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Remembering the Kanji 2

James W. Heisig

Publication Year: 2008

Following the first volume of Remembering the Kanji, the present work takes up the pronunciation of characters and provides students with helpful tools for memorizing them. Behind the notorious inconsistencies in the way the Japanese language has come to pronounce the characters it received from China lie several coherent patterns. Identifying these patterns and arranging them in logical order can reduce dramatically the amount of time spent in the brute memorization of sounds unrelated to written forms. Many of the "primitive elements," or building blocks, used in the drawing of the characters also serve to indicate the "Chinese reading" that particular kanji use, chiefly in compound terms. By learning one of the kanji that uses such a "signal primitive," one can learn the entire group at the same time. In this way, Remembering the Kanji 2 lays out the varieties of phonetic patterns and offers helpful hints for learning readings, which might otherwise appear completely random, in an efficient and rational way. A parallel system of pronouncing the kanji, their "Japanese readings," uses native Japanese words assigned to particular Chinese characters. Although these are more easily learned because of the association of the meaning to a single word, Heisig creates a kind of phonetic alphabet of single-syllable words, each connected to a simple Japanese word, and shows how they can be combined to help memorize particularly troublesome vocabulary. Unlike Volume 1, which proceeds step-by-step in a series of lessons, Volume 2 is organized in such as way that one can study individual chapters or use it as a reference for pronunciation problems as they arise. Individual frames cross-reference the kanji to alternate readings and to the frame in Volume 1 in which the meaning and writing of the kanji was first introduced.

Published by: University of Hawai'i Press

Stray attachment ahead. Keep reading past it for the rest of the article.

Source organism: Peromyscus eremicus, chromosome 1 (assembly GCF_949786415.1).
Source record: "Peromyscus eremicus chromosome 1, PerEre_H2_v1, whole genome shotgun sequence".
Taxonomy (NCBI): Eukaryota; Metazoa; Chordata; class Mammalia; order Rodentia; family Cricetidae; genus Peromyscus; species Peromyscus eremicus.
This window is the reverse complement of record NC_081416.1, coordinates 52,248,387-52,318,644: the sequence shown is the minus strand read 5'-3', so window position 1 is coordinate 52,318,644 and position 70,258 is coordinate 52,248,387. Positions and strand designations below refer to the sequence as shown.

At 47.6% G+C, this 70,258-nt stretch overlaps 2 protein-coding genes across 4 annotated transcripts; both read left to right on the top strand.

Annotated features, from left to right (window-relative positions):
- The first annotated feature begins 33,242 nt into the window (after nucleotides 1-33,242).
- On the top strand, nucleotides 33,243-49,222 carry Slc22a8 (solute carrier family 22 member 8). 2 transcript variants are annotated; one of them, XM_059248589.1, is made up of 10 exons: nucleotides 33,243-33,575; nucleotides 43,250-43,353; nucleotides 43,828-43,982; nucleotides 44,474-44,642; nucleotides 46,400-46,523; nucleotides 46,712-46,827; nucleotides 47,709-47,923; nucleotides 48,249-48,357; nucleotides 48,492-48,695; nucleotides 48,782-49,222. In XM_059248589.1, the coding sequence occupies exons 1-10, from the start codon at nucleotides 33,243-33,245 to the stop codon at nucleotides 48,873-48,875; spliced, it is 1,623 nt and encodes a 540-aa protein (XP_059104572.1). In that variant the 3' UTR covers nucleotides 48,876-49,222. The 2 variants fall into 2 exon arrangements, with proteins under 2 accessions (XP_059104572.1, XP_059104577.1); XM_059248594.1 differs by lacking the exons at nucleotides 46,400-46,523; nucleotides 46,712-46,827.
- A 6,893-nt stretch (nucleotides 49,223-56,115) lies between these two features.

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pp. v

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pp. 1-7

As the title suggests, the present book has been prepared as a companion volume to Remembering the Kanji: A Complete Course on How Not to Forget the Meaning and Writing of Japanese Characters. It presumes that the material covered in the first book has already been mastered and concentrates exclusively ...

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Note to the 2nd Edition

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pp. 7-8

The material in these pages was composed during the third month after my arrival in Japan. I had just completed a volume describing the method I had used to learn the meaning and writing of the kanji, and I was anxious to try my hand at systematizing the notorious haphazardry of the readings. ...

Part One: Chinese Readings

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1. The Kana and Their Kanji

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pp. 11-19

The two japanese syllabaries known as the hiragana and the katakana (or collectively, the kana) originated as stylized versions of Chinese characters used to represent the sounds of Japanese without any reference to the original meaning of those characters. In modern Japanese not all of the kana retain the sound ...

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2. Pure Groups

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pp. 20-75

The easiest groups of character-readings to learn are those that share common on readings by virtue of the presence of a common primitive element, called here a signal primitive because it "signals" a particular sound for each character in which it appears. Let us begin with a concrete example. ...

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3. One-Time Chinese Readings

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pp. 76-81

This collection of "one-time" readings sifts out all the on-yomi (Chinese readings) that are not homonyms, at least not in the confines of the standard readings on which this book is based. We have already learned of these readings in Chapter 1: ...